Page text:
Beating the Red Queen – How Customer-focused Integration Can Help You Get Ahead of the Game
In Lewis Carroll’s Through the Looking Glass, the Red Queen says: “It takes all the running you can do, to keep in the same place”. This might said of the race to maintain customer experience in the telecom industry, but it doesn’t have to be this way.
For CSPs attempting to puzzle out how to meet customer expectations in telecoms, the first thing to understand is that these very customers need to be the focus of integrated operations.
Every time a customer interacts with a CSP, through every stage of the customer journey, the telecoms operator has the opportunity to create a positive customer experience. We are, after all, reliant on connectivity in almost everything we do – so a good experience translates to satisfaction of rational and emotional needs, and from there to loyalty.
In order to reach this point, CSPs need to switch focus from the network to the customer. The key to doing so is to overcome the silo effect arising from the multiple, legacy BSS/OSS approach, which can customers the impression that they are dealing with several different entities (for example for internet, TV and voice calls) instead of a single provider.
There has been progress away from this network-focused stage, towards developing operations with services rather than resources at heart. But this approach limits customer care to those who are already encountering a problem. For true evolution, customer-focused integration is required, taking into account the following:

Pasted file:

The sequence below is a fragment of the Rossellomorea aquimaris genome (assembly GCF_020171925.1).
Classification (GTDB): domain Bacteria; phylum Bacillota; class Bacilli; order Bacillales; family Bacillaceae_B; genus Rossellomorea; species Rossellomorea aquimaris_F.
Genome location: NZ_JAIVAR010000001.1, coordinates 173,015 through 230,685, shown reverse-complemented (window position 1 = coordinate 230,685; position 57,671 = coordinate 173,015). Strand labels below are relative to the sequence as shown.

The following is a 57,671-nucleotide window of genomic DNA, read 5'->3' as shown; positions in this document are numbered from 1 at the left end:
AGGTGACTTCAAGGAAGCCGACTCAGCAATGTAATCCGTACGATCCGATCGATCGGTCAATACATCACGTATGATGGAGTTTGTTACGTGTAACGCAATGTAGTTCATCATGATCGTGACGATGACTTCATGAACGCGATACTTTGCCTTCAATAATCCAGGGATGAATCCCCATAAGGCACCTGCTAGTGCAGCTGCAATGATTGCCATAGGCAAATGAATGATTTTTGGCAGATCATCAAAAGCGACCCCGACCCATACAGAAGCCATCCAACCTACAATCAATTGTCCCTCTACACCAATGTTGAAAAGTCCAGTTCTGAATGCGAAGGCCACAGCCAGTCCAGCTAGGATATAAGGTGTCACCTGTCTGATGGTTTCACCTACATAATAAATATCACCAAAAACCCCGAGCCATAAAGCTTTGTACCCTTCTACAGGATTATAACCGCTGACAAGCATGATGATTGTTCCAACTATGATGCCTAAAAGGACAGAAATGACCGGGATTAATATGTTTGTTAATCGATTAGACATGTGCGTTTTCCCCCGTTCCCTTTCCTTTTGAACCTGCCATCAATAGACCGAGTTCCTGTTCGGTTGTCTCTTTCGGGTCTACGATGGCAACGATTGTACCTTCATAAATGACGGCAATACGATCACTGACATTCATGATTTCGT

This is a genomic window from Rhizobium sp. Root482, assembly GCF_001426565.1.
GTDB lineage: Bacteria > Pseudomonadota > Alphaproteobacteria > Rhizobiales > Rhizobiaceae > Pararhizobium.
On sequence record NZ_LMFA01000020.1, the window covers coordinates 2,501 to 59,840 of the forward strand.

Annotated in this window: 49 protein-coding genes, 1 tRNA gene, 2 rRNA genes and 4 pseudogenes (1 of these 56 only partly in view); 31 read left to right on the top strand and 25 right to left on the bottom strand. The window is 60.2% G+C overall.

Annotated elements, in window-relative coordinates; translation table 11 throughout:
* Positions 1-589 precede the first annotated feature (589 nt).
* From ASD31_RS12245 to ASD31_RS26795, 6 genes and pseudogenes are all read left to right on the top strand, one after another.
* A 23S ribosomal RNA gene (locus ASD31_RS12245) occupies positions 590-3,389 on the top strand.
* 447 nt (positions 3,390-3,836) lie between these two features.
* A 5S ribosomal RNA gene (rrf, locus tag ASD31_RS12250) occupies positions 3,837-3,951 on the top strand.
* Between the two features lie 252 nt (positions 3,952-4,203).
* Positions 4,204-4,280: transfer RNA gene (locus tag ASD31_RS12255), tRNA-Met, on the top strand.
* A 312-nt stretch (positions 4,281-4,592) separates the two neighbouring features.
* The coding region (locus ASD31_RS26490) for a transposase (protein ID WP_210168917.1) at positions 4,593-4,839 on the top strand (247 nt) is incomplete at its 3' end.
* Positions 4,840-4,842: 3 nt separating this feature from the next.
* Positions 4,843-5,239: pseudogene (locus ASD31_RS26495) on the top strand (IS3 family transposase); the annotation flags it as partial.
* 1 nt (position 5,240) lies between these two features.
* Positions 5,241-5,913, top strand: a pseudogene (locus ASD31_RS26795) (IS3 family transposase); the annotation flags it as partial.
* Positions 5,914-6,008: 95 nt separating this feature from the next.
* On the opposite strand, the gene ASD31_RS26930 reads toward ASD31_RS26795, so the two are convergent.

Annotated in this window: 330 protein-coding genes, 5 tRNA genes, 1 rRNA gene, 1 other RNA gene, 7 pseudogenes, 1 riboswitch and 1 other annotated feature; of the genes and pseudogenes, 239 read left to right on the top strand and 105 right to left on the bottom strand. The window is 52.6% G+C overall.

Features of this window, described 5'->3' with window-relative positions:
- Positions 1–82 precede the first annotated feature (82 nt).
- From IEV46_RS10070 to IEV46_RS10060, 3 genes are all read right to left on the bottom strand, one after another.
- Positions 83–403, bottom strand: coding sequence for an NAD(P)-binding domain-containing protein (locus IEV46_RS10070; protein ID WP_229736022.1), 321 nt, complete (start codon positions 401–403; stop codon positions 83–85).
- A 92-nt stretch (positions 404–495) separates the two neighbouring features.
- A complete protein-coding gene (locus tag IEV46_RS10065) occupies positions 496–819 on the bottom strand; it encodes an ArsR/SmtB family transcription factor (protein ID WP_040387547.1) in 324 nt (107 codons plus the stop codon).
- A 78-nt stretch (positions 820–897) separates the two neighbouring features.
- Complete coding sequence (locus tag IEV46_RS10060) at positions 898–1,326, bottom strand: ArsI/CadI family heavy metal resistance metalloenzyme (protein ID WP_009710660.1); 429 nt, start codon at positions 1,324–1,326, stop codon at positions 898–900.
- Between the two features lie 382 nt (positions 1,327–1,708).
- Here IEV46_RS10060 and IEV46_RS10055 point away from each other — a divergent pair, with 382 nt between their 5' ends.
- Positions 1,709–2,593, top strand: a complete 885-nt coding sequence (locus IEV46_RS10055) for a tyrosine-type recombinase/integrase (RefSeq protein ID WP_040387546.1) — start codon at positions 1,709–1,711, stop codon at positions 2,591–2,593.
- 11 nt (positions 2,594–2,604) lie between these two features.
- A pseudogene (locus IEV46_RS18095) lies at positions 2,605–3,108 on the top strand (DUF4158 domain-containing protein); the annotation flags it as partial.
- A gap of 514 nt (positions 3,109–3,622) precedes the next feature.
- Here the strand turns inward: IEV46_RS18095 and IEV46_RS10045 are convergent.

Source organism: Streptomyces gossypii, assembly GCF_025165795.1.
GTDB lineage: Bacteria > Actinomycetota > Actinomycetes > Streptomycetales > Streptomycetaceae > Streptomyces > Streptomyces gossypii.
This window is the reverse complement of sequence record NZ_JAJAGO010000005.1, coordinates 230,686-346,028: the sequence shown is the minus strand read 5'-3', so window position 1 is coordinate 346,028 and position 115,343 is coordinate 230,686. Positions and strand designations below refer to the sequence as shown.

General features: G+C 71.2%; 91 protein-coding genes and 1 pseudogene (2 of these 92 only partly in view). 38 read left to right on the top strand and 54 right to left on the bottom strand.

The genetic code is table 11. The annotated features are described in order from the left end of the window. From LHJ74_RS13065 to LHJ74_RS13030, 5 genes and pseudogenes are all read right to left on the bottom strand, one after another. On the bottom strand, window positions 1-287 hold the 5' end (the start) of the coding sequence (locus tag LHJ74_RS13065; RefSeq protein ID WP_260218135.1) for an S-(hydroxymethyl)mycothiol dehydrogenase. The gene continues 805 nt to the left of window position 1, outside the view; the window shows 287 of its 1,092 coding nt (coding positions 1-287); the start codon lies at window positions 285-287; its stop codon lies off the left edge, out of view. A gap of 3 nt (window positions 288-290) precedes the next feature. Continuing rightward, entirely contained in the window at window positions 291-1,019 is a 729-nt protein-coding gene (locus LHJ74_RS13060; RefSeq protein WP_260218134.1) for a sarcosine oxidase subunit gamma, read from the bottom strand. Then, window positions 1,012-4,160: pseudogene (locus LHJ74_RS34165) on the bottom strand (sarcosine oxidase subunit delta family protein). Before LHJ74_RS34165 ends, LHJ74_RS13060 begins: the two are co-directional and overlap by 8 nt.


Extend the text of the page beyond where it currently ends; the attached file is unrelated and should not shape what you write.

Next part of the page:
Big data analytics – implementing predictive models with the application of advanced BSS/OSS data, in order to identify and fix network problems before they are noticed by customers.
A 360-degree view of customer segments and behavior – allowing CSPs to differentiate service quality levels for VIP customers. After all, a regular premium package subscriber can expect more than a pre-paid user from their provider.
Tender loving care – ensuring that all services a customer experiences are of the same quality. High satisfaction with a mobile service means nothing if home internet or TV is patchy.
In conclusion, high dependence on connectivity has led to increased customer expectations about the quality and availability of services. Knowing how to meet customer expectations in telecoms can be the difference between winning and losing on this competitive market – and ultimately beating the Red Queen.